And that brings us ‘round to Do, oh, oh, oh……

And that brings us ‘round to Do, oh, oh, oh……

By David Allen, Development for Conservation

 

Happy New Year!

Time to start again. January of another year. 2020 is over. (Thank Goodness!)

Probably wasn’t what you thought it was going to be last year at this time. (There’s an understatement!)

But now, it’s finally over. History.

Fa, sol, la, ti, Done.

 

And January brings us ‘round again “to Do.”

2021 yawns before us. It could be anything. It definitely will be something. What will it be for you?

January is a good time for reflection. Where have we been? What could we have done differently? What have we learned?

 

For Example: Self care

I usually write a post like I did last week about how CPA’s can’t take April off and fundraisers can’t take December off. (Land stewards can’t take summers off.) This is when our work happens.

Danni L. provided a thoughtful comment, which I greatly appreciated, about remembering to take care of yourself during this stressful time.

Fundraising might be the priority, she wrote, “but you can’t simply catch-up on self-care in January. It needs to be a balance. I don’t think it’s wise to perpetuate the ways in which fundraisers and non-profit professionals contribute to their own burnout during this important season.”

I agree. There is a time for stressful sprinting. And there is a time for rest.

So take some time this week to check in with yourself. Take some comp time. Curl up with a fire, some hot chocolate, and a good book. Take a walk. Spend some quality time with children or dogs (OK or cats, but I’m a die-hard dog person).

We’re going to need you at full strength in 2021.

 

For example: Write a reflective letter.

As a general statement, we spend way too much time in fundraising in the rearview mirror. For example, we base our goals and objectives on what we actually did last year, and we assume we will do the same things this year – because that’s what we did last year. That’s what we’ve always done.

That said, there is a time and place for candid reflection. And this is it. Did you write yourself a letter last year? – about your results in 2019, the board campaign, the major gift development program, the membership drive, the communications theme, the fundraising event, or the development plan for 2020? If so, now is a great time to go back and read what you wrote back then. What happened? How did you respond? What assumptions were you making that didn’t turn out to be true?

With all of that in mind, now assume that you are not there a year from now – not anywhere around, in fact. Write your replacement a letter explaining where you are right now – where the organization is related to fundraising – about your results in 2020, the board campaign, or the major gift development program, the membership drive, the communications theme, the fundraising event. Talk about what your priorities were going into last year and how they might have changed (how they most certainly did change with COVID!). Be analytical and reflective, but most of all, be candid. Talk about what you learned and what you might have done differently in hindsight. Talk also about what you’re most proud of, and where your efforts might have been brilliant.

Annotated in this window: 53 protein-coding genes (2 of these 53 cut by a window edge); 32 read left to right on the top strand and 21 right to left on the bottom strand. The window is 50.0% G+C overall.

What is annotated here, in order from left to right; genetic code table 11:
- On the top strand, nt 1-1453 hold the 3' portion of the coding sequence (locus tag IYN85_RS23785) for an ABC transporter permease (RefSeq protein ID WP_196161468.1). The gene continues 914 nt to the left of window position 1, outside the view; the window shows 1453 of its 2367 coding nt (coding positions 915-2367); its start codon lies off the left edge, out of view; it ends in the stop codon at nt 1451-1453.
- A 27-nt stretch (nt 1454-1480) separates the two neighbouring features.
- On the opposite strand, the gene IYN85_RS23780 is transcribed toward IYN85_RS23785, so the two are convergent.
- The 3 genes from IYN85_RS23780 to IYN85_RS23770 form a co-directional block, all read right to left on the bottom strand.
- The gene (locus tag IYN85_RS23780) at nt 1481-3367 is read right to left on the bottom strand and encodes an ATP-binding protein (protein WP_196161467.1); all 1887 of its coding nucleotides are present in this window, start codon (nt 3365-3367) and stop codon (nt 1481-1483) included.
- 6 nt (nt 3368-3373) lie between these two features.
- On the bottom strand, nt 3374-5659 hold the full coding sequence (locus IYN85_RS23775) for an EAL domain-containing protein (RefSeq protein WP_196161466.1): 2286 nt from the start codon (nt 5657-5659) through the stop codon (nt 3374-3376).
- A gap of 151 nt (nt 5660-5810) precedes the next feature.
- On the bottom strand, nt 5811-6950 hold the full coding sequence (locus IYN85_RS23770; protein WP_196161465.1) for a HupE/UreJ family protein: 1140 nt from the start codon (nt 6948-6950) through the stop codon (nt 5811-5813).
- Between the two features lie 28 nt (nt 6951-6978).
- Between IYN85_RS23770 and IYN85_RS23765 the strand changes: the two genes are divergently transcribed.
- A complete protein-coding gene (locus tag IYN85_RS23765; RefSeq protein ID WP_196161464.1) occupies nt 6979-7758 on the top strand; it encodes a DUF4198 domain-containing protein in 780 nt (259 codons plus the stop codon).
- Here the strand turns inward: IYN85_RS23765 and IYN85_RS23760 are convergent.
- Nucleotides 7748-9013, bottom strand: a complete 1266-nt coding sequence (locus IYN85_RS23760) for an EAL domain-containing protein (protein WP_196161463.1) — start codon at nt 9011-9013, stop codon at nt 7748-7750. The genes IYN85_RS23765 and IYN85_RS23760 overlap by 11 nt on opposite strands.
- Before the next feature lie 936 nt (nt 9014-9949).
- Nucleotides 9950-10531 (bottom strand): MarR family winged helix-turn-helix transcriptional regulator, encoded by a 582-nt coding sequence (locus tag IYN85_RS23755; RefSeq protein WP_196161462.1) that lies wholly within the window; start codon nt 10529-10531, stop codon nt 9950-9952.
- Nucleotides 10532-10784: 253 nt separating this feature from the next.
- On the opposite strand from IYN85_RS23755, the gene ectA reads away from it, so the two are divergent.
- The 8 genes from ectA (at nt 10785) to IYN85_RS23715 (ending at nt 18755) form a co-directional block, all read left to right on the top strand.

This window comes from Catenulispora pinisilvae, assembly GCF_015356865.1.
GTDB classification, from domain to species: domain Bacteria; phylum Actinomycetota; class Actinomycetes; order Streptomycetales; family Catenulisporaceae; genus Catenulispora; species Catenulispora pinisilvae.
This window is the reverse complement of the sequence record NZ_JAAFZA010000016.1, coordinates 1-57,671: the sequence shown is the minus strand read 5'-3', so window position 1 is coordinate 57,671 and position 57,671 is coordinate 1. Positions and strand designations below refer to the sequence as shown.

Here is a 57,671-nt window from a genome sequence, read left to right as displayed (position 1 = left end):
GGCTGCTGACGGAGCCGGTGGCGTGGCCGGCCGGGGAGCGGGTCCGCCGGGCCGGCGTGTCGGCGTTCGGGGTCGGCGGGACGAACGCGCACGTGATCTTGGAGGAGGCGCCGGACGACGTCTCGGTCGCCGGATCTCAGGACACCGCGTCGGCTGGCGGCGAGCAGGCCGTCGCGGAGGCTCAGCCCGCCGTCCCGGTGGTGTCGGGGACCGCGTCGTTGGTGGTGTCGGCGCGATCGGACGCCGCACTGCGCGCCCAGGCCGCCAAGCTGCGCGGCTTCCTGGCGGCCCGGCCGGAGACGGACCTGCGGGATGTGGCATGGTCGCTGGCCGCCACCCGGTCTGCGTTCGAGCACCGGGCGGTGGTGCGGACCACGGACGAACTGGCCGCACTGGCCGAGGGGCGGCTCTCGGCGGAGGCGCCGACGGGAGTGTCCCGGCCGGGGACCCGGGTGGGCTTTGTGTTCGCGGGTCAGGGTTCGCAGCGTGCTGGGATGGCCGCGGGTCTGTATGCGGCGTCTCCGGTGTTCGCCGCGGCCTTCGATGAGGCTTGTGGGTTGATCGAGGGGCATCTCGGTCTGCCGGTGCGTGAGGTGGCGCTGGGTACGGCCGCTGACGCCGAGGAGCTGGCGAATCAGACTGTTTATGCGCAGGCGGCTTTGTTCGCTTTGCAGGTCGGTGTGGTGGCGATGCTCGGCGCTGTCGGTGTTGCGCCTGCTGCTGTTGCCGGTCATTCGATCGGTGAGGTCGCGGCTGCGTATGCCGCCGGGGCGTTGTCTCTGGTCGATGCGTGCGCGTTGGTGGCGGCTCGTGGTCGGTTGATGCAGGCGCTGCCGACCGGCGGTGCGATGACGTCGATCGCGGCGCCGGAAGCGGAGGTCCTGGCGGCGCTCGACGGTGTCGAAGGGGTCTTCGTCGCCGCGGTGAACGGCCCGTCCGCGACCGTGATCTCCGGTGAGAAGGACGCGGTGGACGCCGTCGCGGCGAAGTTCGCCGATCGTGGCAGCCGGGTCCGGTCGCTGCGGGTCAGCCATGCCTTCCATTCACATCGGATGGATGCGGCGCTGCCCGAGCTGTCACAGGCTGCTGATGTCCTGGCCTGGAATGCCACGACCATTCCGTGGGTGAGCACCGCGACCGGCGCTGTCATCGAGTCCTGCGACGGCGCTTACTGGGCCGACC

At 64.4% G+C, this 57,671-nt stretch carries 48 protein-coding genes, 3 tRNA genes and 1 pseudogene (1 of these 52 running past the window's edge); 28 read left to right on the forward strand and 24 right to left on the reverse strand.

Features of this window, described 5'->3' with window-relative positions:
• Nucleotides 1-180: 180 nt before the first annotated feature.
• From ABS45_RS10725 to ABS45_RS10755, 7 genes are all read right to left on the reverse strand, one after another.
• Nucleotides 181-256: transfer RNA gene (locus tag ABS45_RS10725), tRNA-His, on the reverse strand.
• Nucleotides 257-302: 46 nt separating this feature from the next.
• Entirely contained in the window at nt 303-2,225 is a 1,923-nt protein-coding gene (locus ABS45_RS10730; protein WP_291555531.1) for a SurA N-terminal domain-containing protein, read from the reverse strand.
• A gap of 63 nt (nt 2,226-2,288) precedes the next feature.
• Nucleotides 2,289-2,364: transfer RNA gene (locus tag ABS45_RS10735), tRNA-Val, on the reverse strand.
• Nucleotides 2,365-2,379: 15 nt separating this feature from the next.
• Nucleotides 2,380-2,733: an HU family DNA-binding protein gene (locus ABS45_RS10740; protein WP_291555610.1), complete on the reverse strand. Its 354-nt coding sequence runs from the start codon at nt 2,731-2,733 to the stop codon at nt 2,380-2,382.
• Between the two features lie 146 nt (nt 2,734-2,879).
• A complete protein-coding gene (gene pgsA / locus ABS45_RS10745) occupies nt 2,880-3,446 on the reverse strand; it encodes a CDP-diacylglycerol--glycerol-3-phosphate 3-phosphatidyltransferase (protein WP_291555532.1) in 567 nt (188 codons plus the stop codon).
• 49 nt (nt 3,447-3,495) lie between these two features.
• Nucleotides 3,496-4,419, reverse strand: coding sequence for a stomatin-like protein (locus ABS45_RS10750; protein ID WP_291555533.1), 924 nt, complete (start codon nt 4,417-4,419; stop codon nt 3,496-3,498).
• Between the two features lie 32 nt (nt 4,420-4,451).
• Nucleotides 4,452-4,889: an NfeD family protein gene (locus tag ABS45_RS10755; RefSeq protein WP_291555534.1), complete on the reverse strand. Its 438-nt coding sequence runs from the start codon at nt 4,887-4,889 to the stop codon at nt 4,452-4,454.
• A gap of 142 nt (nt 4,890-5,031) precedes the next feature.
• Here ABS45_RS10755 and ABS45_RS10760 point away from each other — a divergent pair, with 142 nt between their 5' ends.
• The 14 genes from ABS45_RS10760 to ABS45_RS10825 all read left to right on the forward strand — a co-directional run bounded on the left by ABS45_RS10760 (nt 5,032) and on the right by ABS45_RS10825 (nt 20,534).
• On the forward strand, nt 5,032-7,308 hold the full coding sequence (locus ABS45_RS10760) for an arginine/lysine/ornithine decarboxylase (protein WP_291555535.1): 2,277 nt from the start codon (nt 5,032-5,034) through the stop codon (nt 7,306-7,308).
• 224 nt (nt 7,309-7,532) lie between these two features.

Now turn your attention to the future. What assumptions are you making about 2021? What will you do differently? What MUST you do to be successful, and what MUST you do in 2021 to meet the organizational goals in the next few years?

If it turns out that you aren’t there a year from now, your reflections will help whoever is. If you are there, they will provide you an important baseline from which to measure your progress.

 

For example: De-Clutter.

One mental image for de-cluttering is to move EVERYTHING out. Then move back only those things that you either explicitly want to keep or need to use moving forward. And you can use the exercise as an opportunity to reflect on what’s really important.

Applying that idea to your ______________ can make you feel better, cleaner, tidier, readier to meet the challenges of the coming year. Fill in the blank with:

  • Personal office space
  • Closet
  • Car or car trunk
  • Job description
  • Development Plan

 

Applying that idea to your electronic space can make you feel better, too (and make it easier to find stuff). Take email. Do you hold on to your email? You shouldn’t. It clogs up the server. And you can use the exercise of tossing your email as an opportunity to reflect on your year last year.

Here’s one way to do it:

  • Set the presentation sort to “From” instead of “Date”
  • Quickly go through and delete everything you can delete without thinking. Spam, updates, blog notifications, news alerts, that kind of stuff.
  • Then go back somewhat more patiently, and look for attachments. Are there things you really want? Will ever use? Have already saved? Can these be saved in a folder somewhere and then deleted from your email?
  • Now look at the rest. Are they from people you care about? Do they carry some meaning for you? Can they be saved permanently as text files or in an archive? (I have the best email conversations with my wife, and I always save the threads every year in an archive file.) Can they be summarized in some way or (dare I say) printed? Do they remind you of someone you have neglected, or something left undone from 2020? Can you deal with that and then delete?